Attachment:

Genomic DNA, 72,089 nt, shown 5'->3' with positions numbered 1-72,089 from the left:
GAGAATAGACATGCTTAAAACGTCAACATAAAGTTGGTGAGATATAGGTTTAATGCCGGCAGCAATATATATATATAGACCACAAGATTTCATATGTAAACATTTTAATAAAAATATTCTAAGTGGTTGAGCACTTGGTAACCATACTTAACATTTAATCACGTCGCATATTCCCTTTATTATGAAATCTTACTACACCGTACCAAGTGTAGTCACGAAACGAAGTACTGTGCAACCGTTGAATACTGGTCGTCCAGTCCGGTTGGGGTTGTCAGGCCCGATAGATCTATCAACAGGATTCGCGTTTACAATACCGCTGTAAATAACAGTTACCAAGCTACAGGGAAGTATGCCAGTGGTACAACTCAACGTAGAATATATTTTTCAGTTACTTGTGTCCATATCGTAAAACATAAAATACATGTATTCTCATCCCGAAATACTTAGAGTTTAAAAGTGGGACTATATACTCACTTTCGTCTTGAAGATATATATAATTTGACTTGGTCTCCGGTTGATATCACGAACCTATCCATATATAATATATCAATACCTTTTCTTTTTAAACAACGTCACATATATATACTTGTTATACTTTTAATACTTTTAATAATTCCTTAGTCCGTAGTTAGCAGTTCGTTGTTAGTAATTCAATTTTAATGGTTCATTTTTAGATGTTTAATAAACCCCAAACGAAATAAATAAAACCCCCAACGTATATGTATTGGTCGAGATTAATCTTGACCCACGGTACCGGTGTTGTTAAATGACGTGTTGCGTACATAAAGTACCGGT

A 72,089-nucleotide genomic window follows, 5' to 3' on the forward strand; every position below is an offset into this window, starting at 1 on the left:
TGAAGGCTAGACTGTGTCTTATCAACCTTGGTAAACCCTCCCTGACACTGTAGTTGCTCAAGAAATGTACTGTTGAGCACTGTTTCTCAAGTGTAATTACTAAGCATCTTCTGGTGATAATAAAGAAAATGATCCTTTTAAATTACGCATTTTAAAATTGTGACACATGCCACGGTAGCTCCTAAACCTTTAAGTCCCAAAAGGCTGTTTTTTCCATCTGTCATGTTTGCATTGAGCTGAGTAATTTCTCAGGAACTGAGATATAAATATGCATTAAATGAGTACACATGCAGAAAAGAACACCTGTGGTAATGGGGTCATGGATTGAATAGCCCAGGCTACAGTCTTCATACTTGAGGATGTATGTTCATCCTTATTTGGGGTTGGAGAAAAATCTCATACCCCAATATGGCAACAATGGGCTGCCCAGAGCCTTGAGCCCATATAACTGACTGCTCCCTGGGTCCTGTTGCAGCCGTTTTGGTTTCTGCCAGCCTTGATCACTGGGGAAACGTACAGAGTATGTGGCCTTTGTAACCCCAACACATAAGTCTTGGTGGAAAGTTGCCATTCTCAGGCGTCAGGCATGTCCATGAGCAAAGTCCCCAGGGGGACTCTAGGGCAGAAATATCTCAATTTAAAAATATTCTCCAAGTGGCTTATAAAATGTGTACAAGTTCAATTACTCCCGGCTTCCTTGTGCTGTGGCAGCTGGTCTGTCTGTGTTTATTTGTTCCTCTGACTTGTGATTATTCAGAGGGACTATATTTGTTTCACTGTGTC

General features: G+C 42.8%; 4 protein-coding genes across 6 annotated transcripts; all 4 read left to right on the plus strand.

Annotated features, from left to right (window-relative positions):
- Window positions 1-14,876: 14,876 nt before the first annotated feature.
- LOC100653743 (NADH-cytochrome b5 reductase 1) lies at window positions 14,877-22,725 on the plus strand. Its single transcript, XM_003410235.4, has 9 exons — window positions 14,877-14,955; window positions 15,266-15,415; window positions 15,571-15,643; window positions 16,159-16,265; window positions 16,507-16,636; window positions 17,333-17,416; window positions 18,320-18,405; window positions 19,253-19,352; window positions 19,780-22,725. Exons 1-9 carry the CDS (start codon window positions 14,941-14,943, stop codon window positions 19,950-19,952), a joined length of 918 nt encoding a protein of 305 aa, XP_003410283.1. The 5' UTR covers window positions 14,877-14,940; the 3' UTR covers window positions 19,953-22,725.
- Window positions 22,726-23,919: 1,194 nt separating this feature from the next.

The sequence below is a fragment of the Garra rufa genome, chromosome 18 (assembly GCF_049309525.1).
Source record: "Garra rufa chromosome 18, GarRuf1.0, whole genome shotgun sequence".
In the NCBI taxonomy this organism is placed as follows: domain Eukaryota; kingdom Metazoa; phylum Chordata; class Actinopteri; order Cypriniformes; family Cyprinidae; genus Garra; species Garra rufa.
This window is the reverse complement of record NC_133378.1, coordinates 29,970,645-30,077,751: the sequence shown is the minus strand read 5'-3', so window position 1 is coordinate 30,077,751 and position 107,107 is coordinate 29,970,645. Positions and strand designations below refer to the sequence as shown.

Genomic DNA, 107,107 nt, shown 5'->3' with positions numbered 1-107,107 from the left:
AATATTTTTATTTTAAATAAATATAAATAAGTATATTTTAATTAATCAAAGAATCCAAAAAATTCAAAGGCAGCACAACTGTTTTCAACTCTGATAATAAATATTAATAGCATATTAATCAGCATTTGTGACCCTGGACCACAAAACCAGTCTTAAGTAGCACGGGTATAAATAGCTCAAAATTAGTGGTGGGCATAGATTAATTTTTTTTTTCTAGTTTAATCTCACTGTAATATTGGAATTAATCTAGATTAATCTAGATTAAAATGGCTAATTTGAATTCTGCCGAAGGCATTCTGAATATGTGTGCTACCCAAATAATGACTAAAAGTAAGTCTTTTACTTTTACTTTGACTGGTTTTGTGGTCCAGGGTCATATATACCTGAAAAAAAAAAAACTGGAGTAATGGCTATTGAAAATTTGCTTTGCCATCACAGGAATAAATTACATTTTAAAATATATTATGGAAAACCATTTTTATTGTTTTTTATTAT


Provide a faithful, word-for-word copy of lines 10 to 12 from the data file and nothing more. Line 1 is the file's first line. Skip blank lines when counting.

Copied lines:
The sequence below is a fragment of the Garra rufa genome, chromosome 18 (assembly GCF_049309525.1).
Source record: "Garra rufa chromosome 18, GarRuf1.0, whole genome shotgun sequence".
In the NCBI taxonomy this organism is placed as follows: domain Eukaryota; kingdom Metazoa; phylum Chordata; class Actinopteri; order Cypriniformes; family Cyprinidae; genus Garra; species Garra rufa.